Think about, the angels themselves, who are in the very presence of God cannot help but declare that God is set apart. He is above and beyond all of creation. He is Holy. But they do not simply declare Him holy, but do it three-fold. The three-fold formula is a declaration that God is not simply holy, but perfectly holy. And so over and over again, in his hymn, Heber proclaims that God is perfectly holy.

How humbling and frightening this can be. I mean if the seraphim and cherubim who are in God’s very presence bow before Him declaring his holiness and the twenty-four elders of Revelation 4:10 fall down and cast their crowns before Him, what can I do. As Heber puts it, “Though the eye of sinful man Thy glory may not see.”

So when I find myself coming before the Lord, I am with Isaiah who says, “Woe is me! for I am undone; because I am a man of unclean lips, and I dwell in the midst of a people of unclean lips: for mine eyes have seen the King, the Lord of hosts.” (Isaiah 6:5) What am I to do?

There is hope. For Isaiah the angel touched his lips with a coal from from the altar of God and he is told, “this has touched your lips; and your iniquity is taken away, and your sin removed.” But what of us?

Our hope is in Jesus Christ. “For Christ also suffered once for sins, the righteous for the unrighteous, to bring you to God.” (1 Peter 3:18) Because of this, if we “declare with our mouth, ‘Jesus is Lord,’ and believe in our heart that God raised him from the dead, we will be saved.” (Romans 10:9) As a result, we need not fear standing before God, but we may “come boldly to the throne of our gracious God. There we will receive his mercy, and we will find grace “ (Hebrews 4:16)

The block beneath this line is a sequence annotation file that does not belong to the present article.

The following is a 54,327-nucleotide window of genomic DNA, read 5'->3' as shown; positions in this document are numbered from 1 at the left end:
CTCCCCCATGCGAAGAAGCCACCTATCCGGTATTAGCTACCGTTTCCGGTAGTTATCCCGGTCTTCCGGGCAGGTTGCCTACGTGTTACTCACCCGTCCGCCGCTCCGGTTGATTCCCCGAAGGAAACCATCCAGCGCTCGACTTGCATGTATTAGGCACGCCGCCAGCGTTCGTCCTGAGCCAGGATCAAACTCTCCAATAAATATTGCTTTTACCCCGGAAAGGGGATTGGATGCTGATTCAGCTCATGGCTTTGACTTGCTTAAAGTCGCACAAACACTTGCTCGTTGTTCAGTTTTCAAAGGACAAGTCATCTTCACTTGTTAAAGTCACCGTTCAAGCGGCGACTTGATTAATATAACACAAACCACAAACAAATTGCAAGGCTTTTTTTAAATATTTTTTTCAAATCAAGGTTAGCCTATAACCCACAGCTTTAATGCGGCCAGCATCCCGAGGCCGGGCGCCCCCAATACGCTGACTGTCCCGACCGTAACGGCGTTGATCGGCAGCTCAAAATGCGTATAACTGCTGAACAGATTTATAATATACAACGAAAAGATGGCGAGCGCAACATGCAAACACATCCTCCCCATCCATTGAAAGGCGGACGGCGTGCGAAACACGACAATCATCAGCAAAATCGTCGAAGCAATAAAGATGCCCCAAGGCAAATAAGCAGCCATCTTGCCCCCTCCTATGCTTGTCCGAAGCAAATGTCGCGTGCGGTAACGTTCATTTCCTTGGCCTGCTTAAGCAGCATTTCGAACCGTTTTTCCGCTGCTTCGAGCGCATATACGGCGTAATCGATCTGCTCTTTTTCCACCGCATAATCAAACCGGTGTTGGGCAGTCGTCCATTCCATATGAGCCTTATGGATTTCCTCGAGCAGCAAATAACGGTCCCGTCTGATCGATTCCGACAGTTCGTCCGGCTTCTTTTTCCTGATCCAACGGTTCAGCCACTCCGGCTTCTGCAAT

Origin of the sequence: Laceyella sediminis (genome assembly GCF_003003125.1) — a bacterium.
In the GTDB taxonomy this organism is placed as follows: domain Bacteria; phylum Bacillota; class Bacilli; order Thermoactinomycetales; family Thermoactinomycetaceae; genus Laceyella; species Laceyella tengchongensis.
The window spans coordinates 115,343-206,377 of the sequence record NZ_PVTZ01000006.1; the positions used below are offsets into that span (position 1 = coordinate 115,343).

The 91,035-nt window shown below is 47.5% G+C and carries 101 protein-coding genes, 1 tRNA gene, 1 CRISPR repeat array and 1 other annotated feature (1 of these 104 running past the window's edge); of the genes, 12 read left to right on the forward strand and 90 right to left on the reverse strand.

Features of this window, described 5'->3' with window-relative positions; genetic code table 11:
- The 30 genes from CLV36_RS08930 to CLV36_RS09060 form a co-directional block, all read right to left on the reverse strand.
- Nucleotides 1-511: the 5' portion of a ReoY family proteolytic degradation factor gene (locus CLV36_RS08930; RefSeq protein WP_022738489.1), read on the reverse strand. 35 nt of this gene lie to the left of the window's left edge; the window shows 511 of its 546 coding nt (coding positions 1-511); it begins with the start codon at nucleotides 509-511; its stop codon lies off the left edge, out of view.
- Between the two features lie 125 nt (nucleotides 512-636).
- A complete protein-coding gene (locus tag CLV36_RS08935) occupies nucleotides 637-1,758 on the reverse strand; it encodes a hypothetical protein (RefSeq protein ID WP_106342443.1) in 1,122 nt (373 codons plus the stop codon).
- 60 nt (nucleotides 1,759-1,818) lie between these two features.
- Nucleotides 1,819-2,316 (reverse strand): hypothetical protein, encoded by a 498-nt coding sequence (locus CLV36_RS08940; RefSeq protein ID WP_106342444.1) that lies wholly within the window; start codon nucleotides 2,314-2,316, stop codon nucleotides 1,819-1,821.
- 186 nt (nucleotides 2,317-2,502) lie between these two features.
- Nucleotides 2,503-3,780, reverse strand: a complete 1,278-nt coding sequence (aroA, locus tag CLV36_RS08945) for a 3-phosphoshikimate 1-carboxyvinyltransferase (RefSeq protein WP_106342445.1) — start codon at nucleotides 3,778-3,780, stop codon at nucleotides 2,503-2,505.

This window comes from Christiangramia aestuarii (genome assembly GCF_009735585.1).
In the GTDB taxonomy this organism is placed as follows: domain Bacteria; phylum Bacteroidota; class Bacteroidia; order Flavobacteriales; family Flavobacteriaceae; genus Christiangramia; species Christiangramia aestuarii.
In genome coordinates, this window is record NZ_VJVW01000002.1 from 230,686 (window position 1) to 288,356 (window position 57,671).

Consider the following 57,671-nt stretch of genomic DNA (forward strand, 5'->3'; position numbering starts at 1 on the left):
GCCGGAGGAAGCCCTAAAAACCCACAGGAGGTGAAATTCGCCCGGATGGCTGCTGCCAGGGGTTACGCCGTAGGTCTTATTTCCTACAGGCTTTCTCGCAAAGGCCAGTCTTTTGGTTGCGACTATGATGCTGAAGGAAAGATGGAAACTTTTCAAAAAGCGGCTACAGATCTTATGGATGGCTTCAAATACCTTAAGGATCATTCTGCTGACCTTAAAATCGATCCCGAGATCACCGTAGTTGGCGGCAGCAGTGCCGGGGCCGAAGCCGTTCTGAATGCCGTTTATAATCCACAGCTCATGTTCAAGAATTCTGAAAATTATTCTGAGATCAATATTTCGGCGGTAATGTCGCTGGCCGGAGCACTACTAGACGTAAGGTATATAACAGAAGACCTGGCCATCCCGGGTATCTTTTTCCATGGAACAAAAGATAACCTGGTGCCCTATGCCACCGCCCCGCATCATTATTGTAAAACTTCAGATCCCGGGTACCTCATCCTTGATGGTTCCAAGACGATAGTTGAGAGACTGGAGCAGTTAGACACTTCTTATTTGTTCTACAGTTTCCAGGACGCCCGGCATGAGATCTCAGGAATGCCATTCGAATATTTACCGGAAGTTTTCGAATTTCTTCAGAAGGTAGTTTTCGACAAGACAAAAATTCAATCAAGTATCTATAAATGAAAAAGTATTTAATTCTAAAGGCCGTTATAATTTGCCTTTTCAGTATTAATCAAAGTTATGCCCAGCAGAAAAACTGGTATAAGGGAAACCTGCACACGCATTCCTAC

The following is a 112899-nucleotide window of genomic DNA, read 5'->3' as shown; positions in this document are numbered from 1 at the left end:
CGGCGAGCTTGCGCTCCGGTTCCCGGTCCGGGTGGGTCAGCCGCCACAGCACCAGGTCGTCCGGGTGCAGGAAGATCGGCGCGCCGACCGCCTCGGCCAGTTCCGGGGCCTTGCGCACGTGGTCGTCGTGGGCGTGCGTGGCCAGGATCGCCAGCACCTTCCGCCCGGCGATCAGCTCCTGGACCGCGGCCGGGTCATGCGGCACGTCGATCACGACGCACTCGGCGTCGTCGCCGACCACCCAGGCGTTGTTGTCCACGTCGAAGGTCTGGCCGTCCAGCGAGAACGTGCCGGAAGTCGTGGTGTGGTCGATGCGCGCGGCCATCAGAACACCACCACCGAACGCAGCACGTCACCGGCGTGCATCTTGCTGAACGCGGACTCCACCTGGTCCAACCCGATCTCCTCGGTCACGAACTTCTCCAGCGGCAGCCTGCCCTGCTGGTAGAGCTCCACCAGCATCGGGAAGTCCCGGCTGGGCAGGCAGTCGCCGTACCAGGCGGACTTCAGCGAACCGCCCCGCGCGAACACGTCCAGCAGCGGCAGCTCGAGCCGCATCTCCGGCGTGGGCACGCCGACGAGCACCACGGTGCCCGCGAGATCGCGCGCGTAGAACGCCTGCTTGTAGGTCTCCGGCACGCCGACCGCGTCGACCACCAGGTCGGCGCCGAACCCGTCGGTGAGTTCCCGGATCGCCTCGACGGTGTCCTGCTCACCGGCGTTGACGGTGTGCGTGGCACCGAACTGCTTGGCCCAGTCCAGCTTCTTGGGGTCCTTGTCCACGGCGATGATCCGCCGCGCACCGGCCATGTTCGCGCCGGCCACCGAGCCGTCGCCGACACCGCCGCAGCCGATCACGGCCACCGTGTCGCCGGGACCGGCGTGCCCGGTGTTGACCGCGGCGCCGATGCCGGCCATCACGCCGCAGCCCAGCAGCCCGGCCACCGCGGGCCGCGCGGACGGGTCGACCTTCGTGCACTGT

Yes, we who have believed in Christ. We who have been baptized “ in the name of the Father and the Son and the Holy Spirit” ( Matthew 28:19) into Christ death and resurrection (Romans 6:3) need not fear being in the presence of a perfectly holy God. Instead we may join with that great chorus of voices testifying, “Holy, holy, holy; merciful and mighty! God in three Persons, blessed Trinity!”

 

 

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Doctrine of the Holy Spirit


What are we referring to when we speak of The Holy Spirit. Is it a spirit that represents God? Is it the same thing as God? First, the question should better be stated, “Who is the Holy Spirit?” As I discussed in the two previous articles, God exist eternally in three person. The Holy Spirit is the third and final (and often over looked) part of the Godhead. The Holy Spirit, along with The Father and The Son make up the Trinity.

How do we know The Holy Spirit to be fully God. First, the Bible equates lying to The Holy Spirit and lying to God as the same thing (Acts 5:3-4). The clear implication is that the Holy Spirit is God. Further many of the attributes ascribed to God are also ascribed to the Holy Spirit.(eternal – Hebrews 9:14, omnipresent – Psalm 139:7-8) But why do we believe The Holy Spirit is a distinct person from the Father and the Son. Jesus clearly saw the Spirit as distinct. We see this when He commanded His disciple to baptize people in the name of the Father and of the Son and of the Holy Spirit (Matthew 28:19). We also see it in another passage where He states that when He leaves, the Holy Spirit will be sent from the Father (John 14:26, 15:26). The Holy Spirit is clearly God and clearly a distinct person, becoming a third person of the one true God.

So then, what is the role of the Holy Spirit? The Holy Spirit is sent of God to fill His people (Titus 3:5). When a person comes to accept the Lord as his personal Savior, he is baptized with the Holy Spirit (I Corinthians 12:13), washing away all sins. Now, the sin having been washed away, the new believer in Christ is filled with the Holy Spirit (I Corinthians 6:19). The Spirit then works to guide this new child of God (Romans 8:14) helping them to grow and develop in their relationship with Christ.